How the Vote Was Won - October 01 - October 02, 2020

College of Charleston Department of Theatre and Dance


The plots to ancient Greek comedies always revolved around a ridiculous premise proposed as the solution to a serious problem. We call that central debate the “happy idea.” Cicely Hamilton and Christopher St. John’s 1909 play How the Vote was Won follows the lead of those crazy comedies by proposing a happy idea of their own: what if all the women who support themselves and pay taxes suddenly stopped working and demanded that their male relatives support them? Will the men in power finally realize that women, who contribute so much to the economy and the nation, should have the right to participate in its governance? The results of this “happy idea” create a delightful farce that anticipates (in 1909) an immediate end to the ban on women’s suffrage.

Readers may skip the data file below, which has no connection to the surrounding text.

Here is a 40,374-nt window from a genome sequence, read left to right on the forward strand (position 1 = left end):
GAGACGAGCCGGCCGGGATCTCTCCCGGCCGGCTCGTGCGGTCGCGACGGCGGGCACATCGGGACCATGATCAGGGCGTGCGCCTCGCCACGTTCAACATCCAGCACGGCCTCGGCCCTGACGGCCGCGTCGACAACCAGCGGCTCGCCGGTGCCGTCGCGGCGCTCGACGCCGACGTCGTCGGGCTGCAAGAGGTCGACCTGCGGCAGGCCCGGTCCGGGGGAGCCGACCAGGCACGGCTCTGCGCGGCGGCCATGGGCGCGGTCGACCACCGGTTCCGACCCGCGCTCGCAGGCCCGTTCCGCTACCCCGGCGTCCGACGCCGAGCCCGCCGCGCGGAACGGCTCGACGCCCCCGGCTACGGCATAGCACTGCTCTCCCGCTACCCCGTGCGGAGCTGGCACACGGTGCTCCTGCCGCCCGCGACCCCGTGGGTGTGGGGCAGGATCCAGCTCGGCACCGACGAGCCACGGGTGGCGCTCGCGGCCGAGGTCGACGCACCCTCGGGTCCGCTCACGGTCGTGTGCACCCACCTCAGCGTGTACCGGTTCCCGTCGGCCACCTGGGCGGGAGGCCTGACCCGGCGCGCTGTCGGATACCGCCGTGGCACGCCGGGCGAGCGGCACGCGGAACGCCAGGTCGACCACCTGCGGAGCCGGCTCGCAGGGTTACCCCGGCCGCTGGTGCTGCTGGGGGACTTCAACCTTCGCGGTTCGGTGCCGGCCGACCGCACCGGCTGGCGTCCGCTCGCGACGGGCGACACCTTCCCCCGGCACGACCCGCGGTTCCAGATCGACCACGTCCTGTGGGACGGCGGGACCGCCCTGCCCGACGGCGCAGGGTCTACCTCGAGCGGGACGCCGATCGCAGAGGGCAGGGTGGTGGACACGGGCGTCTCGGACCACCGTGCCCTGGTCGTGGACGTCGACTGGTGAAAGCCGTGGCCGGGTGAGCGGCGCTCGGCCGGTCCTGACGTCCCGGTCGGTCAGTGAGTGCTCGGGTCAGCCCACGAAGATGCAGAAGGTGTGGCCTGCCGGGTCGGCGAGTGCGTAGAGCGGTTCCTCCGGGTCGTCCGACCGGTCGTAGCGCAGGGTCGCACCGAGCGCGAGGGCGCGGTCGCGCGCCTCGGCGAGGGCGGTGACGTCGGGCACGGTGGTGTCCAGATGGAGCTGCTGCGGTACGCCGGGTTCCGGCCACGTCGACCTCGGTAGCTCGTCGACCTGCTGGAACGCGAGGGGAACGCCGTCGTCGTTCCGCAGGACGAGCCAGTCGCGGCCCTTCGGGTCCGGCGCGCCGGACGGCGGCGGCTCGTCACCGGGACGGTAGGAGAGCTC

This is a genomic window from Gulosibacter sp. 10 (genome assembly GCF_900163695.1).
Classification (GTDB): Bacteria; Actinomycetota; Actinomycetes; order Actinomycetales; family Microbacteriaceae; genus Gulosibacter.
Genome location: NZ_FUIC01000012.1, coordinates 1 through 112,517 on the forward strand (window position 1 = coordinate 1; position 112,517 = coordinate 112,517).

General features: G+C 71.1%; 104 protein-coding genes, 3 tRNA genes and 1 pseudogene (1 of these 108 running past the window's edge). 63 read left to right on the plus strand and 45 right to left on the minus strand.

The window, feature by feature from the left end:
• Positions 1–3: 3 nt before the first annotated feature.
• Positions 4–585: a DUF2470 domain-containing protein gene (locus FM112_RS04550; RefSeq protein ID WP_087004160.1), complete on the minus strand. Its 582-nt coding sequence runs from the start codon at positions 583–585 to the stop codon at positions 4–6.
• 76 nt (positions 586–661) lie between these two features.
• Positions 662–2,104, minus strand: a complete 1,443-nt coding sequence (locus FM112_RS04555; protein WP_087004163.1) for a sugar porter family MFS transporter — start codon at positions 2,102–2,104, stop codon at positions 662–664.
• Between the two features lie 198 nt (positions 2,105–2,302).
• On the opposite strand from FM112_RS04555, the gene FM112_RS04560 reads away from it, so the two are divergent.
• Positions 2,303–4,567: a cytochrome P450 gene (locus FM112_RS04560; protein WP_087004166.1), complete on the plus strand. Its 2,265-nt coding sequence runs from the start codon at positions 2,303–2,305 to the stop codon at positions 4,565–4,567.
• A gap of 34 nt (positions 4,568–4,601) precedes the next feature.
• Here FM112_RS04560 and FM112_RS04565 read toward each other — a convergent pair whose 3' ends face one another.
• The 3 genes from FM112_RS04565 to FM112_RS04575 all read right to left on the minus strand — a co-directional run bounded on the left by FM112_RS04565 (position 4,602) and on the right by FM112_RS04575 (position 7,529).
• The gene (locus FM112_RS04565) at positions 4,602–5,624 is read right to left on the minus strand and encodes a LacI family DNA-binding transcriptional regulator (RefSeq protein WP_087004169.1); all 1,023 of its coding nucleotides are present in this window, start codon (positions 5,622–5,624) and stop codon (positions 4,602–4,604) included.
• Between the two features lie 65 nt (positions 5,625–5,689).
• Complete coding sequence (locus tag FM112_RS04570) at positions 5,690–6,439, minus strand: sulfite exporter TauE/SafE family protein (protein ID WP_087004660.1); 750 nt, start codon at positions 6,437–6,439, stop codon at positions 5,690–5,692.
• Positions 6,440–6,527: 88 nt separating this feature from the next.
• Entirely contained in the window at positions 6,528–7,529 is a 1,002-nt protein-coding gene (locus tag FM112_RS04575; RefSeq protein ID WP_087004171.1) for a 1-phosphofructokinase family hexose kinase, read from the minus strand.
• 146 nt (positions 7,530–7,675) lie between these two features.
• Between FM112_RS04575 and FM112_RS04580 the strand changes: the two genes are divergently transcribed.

The Department of Theatre and Dance chose the show to celebrate the 100th anniversary of the 19th Amendment, which granted women in the United States the right to vote. When the pandemic hit and necessitated all kinds of new performance demands, like streaming and social distancing and masks, we decided that instead of trying to work around those changes we’d make them a part of the show. We’ve placed the action of the show in London in 1918. That’s the year that some women won the right to vote in Britain, and it’s also the year of the flu pandemic. So, it’s not only the actors who are wearing masks and social distancing, it’s also the characters. (Sure, we’ve compressed the year a bit, since suffrage was granted in February of 1918 and the flu didn’t reach London until around June, but during a pandemic, the compression of time isn’t such a bad thing, is it? Allow us our dramatic license.) We found all kinds of fun ways for the characters to social distance, even as they debate a very important matter. Our hope is that the show will inspire a little laughter and a reminder of the importance of voting. Go Vote!

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